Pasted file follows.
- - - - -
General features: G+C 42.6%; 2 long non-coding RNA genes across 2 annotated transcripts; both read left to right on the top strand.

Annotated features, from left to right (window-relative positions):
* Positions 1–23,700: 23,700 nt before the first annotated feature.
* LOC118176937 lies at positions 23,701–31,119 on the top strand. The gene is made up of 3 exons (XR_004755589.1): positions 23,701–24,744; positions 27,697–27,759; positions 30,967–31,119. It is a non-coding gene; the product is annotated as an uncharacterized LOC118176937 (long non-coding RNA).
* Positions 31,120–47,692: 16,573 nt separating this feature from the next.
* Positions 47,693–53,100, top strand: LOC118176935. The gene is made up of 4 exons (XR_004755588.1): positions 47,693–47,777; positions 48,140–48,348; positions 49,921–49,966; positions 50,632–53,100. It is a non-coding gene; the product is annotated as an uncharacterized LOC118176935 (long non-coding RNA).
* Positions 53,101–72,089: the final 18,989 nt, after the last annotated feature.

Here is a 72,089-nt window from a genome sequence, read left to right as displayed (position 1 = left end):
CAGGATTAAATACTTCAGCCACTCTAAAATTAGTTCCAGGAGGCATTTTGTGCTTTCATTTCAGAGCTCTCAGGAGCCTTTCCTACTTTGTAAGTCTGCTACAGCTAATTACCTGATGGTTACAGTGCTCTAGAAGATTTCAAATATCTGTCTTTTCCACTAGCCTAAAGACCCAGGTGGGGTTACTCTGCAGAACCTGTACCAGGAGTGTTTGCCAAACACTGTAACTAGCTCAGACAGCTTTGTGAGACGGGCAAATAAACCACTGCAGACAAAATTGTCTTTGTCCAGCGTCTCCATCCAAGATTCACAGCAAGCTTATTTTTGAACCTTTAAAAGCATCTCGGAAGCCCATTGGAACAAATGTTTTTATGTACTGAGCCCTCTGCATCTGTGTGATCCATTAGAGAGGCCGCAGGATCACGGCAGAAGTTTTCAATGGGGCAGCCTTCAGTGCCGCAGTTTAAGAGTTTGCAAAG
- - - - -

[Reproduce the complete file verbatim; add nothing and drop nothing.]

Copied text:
General features: G+C 42.6%; 2 long non-coding RNA genes across 2 annotated transcripts; both read left to right on the top strand.

Annotated features, from left to right (window-relative positions):
* Positions 1–23,700: 23,700 nt before the first annotated feature.
* LOC118176937 lies at positions 23,701–31,119 on the top strand. The gene is made up of 3 exons (XR_004755589.1): positions 23,701–24,744; positions 27,697–27,759; positions 30,967–31,119. It is a non-coding gene; the product is annotated as an uncharacterized LOC118176937 (long non-coding RNA).
* Positions 31,120–47,692: 16,573 nt separating this feature from the next.
* Positions 47,693–53,100, top strand: LOC118176935. The gene is made up of 4 exons (XR_004755588.1): positions 47,693–47,777; positions 48,140–48,348; positions 49,921–49,966; positions 50,632–53,100. It is a non-coding gene; the product is annotated as an uncharacterized LOC118176935 (long non-coding RNA).
* Positions 53,101–72,089: the final 18,989 nt, after the last annotated feature.

Here is a 72,089-nt window from a genome sequence, read left to right as displayed (position 1 = left end):
CAGGATTAAATACTTCAGCCACTCTAAAATTAGTTCCAGGAGGCATTTTGTGCTTTCATTTCAGAGCTCTCAGGAGCCTTTCCTACTTTGTAAGTCTGCTACAGCTAATTACCTGATGGTTACAGTGCTCTAGAAGATTTCAAATATCTGTCTTTTCCACTAGCCTAAAGACCCAGGTGGGGTTACTCTGCAGAACCTGTACCAGGAGTGTTTGCCAAACACTGTAACTAGCTCAGACAGCTTTGTGAGACGGGCAAATAAACCACTGCAGACAAAATTGTCTTTGTCCAGCGTCTCCATCCAAGATTCACAGCAAGCTTATTTTTGAACCTTTAAAAGCATCTCGGAAGCCCATTGGAACAAATGTTTTTATGTACTGAGCCCTCTGCATCTGTGTGATCCATTAGAGAGGCCGCAGGATCACGGCAGAAGTTTTCAATGGGGCAGCCTTCAGTGCCGCAGTTTAAGAGTTTGCAAAG